Sunday, April 25, 2010

Fulbright to Iceland!

After months of waiting, I am delighted to have found out that I've been selected for a Fulbright fellowship to Iceland in 2010-11. I leave in September, and will live there for nine months, possibly a little longer. I couldn't be happier! My proposal, once I arrive, is to experience as much of Iceland's culture, music scene, and landscape as possible, and write music based on these experiences. The end result as it currently stands is to create some kind of music-based installation that can play in Iceland, sort of introducing my experiences as an American in Iceland, and then I can take the installation back to the States for viewings. I hope that there will also be a performance aspect as well, though everything is subject to change based on my time there, the people I meet, and the network of contacts I've set up.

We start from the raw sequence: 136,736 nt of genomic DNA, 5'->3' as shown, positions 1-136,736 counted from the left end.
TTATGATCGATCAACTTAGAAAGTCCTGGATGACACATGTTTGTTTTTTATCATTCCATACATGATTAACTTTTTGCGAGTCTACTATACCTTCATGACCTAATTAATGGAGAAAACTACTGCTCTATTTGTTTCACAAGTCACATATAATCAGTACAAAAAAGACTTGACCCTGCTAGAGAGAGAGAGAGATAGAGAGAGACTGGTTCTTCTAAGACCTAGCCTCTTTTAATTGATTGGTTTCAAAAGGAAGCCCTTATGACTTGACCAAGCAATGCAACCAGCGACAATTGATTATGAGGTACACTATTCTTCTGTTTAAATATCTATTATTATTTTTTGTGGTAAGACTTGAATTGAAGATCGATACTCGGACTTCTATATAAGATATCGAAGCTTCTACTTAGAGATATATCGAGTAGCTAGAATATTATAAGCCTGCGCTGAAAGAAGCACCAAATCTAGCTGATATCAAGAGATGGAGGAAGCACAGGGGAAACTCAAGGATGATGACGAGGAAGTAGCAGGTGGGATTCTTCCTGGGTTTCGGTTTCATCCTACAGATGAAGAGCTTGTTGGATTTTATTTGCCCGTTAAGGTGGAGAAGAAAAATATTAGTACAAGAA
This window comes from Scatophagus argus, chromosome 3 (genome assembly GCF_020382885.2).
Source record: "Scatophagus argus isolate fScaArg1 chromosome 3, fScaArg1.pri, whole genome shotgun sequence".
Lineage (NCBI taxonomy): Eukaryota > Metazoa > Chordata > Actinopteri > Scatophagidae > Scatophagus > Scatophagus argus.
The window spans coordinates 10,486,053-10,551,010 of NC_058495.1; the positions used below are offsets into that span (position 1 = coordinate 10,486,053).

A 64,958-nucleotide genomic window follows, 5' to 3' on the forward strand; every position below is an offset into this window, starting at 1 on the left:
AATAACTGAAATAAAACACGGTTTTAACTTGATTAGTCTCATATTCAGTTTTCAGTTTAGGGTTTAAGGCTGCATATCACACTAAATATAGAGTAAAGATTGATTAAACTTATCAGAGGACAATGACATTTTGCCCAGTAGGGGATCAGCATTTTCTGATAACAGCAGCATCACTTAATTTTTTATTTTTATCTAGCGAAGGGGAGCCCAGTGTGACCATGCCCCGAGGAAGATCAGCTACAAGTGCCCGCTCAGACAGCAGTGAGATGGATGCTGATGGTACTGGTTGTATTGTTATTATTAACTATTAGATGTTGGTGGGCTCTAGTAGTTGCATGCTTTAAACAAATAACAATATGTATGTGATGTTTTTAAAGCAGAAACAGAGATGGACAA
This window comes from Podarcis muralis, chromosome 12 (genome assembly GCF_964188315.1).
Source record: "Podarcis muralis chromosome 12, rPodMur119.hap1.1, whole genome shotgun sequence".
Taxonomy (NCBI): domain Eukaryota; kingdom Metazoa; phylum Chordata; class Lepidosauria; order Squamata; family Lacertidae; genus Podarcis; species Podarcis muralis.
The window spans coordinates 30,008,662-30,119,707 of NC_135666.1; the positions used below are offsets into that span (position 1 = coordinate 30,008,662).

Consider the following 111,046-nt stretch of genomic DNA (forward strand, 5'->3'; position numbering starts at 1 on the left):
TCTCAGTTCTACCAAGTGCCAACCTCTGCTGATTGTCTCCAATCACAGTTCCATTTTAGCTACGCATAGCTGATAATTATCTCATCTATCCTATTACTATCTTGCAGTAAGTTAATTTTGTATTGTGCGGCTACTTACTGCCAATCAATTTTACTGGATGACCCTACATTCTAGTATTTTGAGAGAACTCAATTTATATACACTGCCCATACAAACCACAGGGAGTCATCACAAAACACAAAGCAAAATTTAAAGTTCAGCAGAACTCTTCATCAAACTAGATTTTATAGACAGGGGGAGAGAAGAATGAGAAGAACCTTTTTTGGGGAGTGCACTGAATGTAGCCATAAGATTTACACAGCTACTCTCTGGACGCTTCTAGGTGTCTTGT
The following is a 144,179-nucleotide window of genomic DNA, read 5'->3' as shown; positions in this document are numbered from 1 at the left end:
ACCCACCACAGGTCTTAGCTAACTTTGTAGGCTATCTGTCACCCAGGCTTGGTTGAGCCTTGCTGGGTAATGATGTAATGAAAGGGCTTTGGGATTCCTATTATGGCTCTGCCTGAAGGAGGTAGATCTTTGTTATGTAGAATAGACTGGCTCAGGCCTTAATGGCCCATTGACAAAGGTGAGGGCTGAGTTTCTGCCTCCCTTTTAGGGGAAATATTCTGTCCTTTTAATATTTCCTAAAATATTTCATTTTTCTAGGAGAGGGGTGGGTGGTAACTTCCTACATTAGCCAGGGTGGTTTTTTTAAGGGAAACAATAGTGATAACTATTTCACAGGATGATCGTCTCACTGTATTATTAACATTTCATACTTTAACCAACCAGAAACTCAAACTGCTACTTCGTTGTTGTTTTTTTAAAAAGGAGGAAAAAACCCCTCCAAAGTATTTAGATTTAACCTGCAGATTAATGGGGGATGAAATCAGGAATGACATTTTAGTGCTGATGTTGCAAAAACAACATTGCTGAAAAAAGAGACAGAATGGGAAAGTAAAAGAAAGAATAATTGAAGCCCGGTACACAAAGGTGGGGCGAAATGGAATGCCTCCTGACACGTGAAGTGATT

Come August, I'll get to spend a couple weeks at home before I go abroad, which will be the first time since 2001 since I've had more than 9 days off in a row. I had to defer my doctoral plans, and I also hope to sell some of my things to raise a little extra cash for my trip. Right now I'm in the midst of getting health tests and mailing back a lot of forms and reading up on rules and regulations. I'll have to find my own housing (with a little help, I'm sure) and I hope it won't use up the entirety of my stipend there! Luckily the cost of living is less than when I visited several years ago, before the economic crisis and collapse. In fact, people may be actively seeking out guests for apartments, so I hope to find a good deal for a shared room or sublet.